Lars, obviously not everyone that comes to ski at Winterpark where I work or Crested Butte where I live in summer is a rich stuck up snob, in fact these are two of the more down-to-earth resorts. My point was more towards the Vail, Beaver Creek, Aspen crowd where I used to work.

I guess after working with disabled people for 8 years I've come to view the able bodied as those who take everything for granted and thus they seem relatively ungrateful. I think people that can afford a ski vacation in Vail/Aspen/Beaver Creek do tend to take blessings in life for granted as for them, they aren't blessings or luxuries they're just regular amenities.

If you worked in these elitist enclaves as I did, you would see that humble, down-to-earth people are the exception not the rule. You go to one of the places and the tourists there are as fake and plastic as people come.
post #6 of 36
I saw you guys had training on Sunday too. Interesting weather day. Say hi to Sally & Pete. I never seem to run into them.
post #7 of 36
Hi Chaos, I know exactly what you mean. I'll be starting my 7th year teaching this year. The mountain at which I volunteer (Owl's Head, Quebec) for 9 weeks of my winter is the biggest adaptive skiing program in Quebec.

When I look at the 40 volunteers (20 teachers, 20 assistants) that come every week, all of them have smiles on their faces. We're not in it for the money, our paycheck is the smile on the kids (and adults!) faces at the end of the day because that day, they did not have to fight the snow in their wheelchair, they could use it to enjoy themselves.

This program gave me a new outlook on life. You meet great people and do something you love while you're at it : SKI!

I have lots of friends that teach at the ski school for the regular skiers, and I hear SO many stories about difficult students and bad days... I would NEVER trade places with them. All the money in the world would not make me switch!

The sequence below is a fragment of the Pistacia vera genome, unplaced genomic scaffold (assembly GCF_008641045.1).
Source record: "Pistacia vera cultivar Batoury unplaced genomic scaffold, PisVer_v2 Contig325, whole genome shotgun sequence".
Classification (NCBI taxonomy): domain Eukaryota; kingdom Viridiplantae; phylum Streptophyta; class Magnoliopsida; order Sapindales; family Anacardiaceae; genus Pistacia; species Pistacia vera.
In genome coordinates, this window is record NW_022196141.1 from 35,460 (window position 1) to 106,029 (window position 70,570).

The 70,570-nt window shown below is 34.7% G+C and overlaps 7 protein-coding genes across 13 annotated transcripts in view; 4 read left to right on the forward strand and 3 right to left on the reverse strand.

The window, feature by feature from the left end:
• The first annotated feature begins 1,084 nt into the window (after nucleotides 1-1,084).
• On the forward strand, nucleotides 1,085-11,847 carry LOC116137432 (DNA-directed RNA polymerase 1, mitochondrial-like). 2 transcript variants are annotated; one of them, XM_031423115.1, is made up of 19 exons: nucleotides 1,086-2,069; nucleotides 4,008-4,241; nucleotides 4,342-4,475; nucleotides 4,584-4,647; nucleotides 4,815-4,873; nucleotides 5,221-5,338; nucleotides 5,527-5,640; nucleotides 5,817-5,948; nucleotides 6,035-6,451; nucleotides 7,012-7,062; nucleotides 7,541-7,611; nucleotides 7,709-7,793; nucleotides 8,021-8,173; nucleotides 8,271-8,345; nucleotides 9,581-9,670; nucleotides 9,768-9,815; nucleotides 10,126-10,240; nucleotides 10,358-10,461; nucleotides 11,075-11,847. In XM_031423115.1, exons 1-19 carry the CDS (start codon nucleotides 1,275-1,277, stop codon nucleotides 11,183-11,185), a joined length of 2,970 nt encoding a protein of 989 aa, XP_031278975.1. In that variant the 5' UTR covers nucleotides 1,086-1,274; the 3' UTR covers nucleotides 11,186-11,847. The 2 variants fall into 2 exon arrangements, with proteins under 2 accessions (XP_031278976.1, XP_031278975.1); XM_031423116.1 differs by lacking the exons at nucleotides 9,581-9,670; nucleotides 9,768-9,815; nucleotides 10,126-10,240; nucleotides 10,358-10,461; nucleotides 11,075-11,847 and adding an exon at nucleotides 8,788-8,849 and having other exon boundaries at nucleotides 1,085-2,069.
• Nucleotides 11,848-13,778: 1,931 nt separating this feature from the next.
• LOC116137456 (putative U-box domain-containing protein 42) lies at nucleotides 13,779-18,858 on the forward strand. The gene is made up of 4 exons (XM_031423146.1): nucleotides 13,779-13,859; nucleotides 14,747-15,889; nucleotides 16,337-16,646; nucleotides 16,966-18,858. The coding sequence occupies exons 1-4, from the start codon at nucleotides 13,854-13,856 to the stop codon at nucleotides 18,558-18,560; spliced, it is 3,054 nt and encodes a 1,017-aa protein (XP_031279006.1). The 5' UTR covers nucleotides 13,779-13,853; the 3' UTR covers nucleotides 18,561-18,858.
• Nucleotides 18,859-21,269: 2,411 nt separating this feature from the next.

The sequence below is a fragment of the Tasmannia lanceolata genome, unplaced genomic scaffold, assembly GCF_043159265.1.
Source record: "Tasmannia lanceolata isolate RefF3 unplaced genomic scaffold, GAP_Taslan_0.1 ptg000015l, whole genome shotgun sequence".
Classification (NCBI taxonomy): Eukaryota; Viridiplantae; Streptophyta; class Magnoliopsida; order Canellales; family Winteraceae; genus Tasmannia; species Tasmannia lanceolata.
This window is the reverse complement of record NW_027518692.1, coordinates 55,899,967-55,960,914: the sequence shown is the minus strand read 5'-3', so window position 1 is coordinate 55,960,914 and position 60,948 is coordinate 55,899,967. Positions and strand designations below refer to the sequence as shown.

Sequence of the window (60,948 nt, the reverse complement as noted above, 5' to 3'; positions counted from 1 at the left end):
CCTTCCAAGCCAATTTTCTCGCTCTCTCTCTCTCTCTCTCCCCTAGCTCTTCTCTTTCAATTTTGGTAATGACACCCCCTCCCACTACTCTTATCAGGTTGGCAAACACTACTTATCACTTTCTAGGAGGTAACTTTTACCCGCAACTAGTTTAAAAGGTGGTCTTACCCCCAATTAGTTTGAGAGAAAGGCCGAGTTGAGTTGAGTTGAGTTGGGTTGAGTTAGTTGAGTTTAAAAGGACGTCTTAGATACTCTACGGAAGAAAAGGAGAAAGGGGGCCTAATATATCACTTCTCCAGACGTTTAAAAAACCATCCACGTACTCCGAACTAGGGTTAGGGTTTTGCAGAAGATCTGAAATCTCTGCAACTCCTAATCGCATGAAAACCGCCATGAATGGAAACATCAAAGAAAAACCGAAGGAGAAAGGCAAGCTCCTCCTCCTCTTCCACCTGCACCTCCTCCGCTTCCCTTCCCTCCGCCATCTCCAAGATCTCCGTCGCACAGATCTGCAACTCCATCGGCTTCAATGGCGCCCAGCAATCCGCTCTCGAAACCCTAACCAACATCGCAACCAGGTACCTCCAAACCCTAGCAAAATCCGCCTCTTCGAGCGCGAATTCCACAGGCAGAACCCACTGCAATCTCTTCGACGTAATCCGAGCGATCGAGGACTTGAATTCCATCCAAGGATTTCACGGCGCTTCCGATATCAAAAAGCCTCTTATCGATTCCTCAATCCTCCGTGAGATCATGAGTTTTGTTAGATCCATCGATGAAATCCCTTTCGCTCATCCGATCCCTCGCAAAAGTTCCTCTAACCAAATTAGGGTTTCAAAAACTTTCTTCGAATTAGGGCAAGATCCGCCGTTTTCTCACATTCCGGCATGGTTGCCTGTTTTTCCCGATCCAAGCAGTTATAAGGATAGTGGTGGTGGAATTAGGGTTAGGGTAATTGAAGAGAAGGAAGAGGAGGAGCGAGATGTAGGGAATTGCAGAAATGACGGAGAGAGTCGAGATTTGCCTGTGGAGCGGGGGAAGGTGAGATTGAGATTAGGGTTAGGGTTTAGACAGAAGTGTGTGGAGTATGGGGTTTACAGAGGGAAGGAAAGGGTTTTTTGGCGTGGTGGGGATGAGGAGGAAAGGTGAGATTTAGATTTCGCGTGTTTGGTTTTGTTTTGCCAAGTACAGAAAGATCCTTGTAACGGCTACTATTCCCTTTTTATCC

post #8 of 36
While I certainly try to take nothing for granted, I believe I understand your point.

I am, however, curious about how you teach adaptive snowsports. I used to be a (low-level) instructor in PA, and I don't think I have the slightest idea how to start teaching someone adaptive sports. Did you go through training sessions yourself, using the equipment and practicing with it, or do you use a theoretical style of teaching with your students? If and when I get back into instructing, it would be great to know how to teach adaptive!
post #9 of 36
Hi Reduced..

Our website contains alot of info/picture (www.fshe.org).

I was lucky enough to have a girlfriend that came from around the mountain so we skied there and knew of the program. We decided to join up as volunteers and really liked the experience. As aids, we were not responsible for teaching, but learned a great deal working with a certified instructor every week (different instructor each week).

From there, the foundation offered level 1 training so we went ahead and followed the course. I took level 2 last year and should be doing 2a this year.

There are different levels of teaching, you need to do some theory, some demo but everything is very much hands on. Whenever I have free time I practice with the equipment because there's nothing like understanding what the student feels when they are using it.

For us, we do full day classes which sounds like alot, but it goes by quickly and you really get to improve the student's skiing. Loads of fun from a teaching perspective.

Wht parts of NY are you? If you can make it to Owl's Head on a Saturday, let me know and I can give you a tour of the equipment and how we operate!
post #10 of 36
Olografix how much time in the Mono/Bi do you get as a Cert.?
post #11 of 36
I'm not sure I understand the question. If you mean how many hours do I get to ride during a season? I'd say about 20-25 hours per season. It depends on how you teach that day and equipement availability. 2a is actually Mono/Bi teaching certification. I'm far from being an expert but I can easily manage an easy blue.